What Is Fill or Kill Order?

About Fill or Kill (FOK) order

A Fill or Kill order can be placed with a financial broker when buying a security. This is commonly used in the stock market, commodities market and Forex market.

With this type of order, the buyer specifies that the entire amount of the order must be filled or the broker is to disregard the order entirely. The buyer does not want any partial order fills for this particular order. In many cases, if you do not specify the type of order, and there is not enough of a particular security to fill the order completely, the broker will make a partial fill at that price. This might provide you with only a fraction of the amount of securities that you want to purchase.

A Fill or Kill order differs from immediate or cancel orders in that immediate or cancel orders allow partial executions. The Fill or Kill order in stock trading is an exchange that will never trade partially. It can be very useful when someone wants to buy or sell immediately, but the standard market order is too dangerous (because of possible price fluctuation), as a limit FOK trade will only act if it can immediately fill at the set price or better, which means that it will cancel if it cannot buy or sell all shares at a price that is satisfactory to the investor who set the order.


This type of order is commonly used in transactions that involve purchasing large numbers of securities. For example, if you wanted to buy 20,000 shares of a particular stock, at a particular price, you might want to use a fill or kill order so that you do not end up with only 5000 shares of the stock at that price. Not getting a full order could affect your investment strategy in a way that you would dissatisfy you.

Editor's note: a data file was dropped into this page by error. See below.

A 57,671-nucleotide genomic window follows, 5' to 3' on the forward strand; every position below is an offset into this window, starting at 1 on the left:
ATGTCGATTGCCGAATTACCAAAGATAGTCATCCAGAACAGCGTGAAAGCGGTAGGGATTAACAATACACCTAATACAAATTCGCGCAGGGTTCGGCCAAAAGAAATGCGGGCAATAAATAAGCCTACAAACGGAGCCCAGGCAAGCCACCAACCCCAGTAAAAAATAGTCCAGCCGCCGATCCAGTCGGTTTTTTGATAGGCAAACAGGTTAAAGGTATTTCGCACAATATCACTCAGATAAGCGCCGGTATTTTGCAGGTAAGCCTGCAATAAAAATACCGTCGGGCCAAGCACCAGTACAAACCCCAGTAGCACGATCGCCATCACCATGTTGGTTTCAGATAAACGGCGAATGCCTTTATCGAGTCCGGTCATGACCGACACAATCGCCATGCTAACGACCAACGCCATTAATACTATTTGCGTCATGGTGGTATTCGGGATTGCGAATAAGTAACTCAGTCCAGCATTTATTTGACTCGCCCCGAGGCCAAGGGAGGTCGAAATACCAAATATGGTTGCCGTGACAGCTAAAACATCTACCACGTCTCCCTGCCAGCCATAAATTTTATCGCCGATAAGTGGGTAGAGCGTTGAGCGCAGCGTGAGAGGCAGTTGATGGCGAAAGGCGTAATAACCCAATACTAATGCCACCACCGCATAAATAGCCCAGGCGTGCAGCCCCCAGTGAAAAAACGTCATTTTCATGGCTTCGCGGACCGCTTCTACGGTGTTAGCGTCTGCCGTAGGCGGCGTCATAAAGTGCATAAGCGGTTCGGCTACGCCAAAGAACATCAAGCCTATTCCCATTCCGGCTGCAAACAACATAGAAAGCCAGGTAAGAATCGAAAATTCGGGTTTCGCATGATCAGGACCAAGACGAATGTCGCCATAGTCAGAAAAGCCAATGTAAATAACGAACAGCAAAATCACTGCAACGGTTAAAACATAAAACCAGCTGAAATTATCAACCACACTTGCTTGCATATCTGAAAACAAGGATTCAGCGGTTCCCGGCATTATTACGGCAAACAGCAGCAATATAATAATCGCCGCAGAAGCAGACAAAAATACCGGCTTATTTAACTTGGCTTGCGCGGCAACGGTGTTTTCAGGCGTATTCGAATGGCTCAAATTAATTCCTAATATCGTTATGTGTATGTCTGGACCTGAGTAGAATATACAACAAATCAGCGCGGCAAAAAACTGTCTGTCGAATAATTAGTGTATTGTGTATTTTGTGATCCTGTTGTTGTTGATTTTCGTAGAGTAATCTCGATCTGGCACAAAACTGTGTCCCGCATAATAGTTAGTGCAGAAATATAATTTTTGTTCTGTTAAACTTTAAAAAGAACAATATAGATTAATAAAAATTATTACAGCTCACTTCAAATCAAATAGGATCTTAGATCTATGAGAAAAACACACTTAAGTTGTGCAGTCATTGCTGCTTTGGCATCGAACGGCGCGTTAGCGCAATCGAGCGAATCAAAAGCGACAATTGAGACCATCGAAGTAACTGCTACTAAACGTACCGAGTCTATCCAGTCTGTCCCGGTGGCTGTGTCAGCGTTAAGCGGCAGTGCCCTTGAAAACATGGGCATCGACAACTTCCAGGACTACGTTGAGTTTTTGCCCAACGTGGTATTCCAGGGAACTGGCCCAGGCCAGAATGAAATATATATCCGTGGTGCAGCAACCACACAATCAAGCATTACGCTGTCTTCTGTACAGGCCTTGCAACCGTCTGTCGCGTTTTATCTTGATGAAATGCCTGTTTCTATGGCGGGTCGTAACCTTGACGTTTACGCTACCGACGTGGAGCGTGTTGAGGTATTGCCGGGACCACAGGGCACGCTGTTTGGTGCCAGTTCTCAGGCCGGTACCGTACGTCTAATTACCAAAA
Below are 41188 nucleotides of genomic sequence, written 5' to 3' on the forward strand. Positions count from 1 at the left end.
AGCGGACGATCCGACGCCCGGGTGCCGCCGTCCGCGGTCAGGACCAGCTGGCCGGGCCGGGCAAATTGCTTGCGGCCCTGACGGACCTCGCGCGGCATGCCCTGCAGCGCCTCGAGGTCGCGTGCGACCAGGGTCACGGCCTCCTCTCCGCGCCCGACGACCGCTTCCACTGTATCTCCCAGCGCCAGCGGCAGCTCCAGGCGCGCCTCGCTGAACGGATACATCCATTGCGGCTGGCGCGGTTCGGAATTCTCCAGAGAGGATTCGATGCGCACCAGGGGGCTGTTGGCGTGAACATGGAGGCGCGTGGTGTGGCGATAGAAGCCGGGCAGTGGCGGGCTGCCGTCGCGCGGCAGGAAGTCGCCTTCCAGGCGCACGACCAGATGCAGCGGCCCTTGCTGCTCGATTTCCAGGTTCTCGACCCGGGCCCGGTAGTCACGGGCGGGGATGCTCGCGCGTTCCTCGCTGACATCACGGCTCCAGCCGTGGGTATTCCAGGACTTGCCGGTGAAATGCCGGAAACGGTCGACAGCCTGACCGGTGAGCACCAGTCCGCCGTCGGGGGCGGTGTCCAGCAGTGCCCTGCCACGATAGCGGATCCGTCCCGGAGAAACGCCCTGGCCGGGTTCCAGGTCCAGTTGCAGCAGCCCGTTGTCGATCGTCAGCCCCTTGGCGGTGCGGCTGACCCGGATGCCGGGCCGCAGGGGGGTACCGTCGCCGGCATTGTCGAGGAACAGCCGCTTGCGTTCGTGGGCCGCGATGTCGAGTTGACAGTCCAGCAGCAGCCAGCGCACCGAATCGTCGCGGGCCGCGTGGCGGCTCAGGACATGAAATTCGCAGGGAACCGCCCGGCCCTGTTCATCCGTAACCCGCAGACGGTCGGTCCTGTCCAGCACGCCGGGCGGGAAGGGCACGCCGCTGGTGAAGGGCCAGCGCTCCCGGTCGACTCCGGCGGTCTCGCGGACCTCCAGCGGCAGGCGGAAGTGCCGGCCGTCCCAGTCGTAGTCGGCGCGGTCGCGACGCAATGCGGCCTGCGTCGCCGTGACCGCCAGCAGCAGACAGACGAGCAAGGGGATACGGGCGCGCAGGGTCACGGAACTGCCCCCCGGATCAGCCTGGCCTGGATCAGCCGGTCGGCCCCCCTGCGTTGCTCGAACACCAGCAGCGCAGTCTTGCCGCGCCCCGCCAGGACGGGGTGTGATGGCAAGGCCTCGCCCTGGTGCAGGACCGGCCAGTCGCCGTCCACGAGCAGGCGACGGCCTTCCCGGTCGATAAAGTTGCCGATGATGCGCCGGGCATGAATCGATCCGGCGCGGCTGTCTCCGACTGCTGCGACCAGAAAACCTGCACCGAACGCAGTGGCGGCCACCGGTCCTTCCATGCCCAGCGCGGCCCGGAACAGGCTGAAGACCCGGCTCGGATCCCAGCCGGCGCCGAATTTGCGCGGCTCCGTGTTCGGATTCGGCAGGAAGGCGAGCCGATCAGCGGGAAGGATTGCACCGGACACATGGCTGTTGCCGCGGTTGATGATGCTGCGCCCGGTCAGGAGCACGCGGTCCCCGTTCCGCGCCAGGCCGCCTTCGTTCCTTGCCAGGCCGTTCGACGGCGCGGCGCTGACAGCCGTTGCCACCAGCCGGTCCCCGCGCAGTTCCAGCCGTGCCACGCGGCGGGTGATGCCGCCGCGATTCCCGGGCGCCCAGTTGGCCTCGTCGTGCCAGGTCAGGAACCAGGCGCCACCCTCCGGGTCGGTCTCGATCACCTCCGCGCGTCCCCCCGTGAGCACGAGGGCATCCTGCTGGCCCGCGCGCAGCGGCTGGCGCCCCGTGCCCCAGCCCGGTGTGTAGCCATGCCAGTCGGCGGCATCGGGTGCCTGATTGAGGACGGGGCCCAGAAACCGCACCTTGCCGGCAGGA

Not all brokers and markets accept Fill or Kill orders and many brokers have restrictions in placing these orders like 1) the order must be equal (or exceed) a certain number of stocks, 2) orders can be only placed at market hours, 3) these orders are not allowed at/near market closing, 4) the orders cannot be stop or short orders, etc. Often FOK is considered as a restricted order than useful trading tool.

For example, Fidelity posts the following restrictions for the Fill or Kill orders:
  • are for 101 shares or more
  • are only placed during market hours
  • are good only for the current day
  • are not allowed for use with stop loss, stop limit, or sell short orders

Suppose that a stock has been trading at around $5 for the past few hours. An investor looking to purchase 1,000 shares could set a buy limit order with the FOK component, and as soon as the order is enacted, either 1,000 shares will be bought at $5 or less, or none will be bought at all. If enough sellers are available, and the value is within the $5 limit at the time of the order, it will fill completely.

A sell order works the same way. Suppose that an investor is looking to unload 1,000 shares of a stock with a limit price of $10. As soon as the order is placed, it will fill by either unloading all 1,000 shares at $10 or better at once, or it will cancel.

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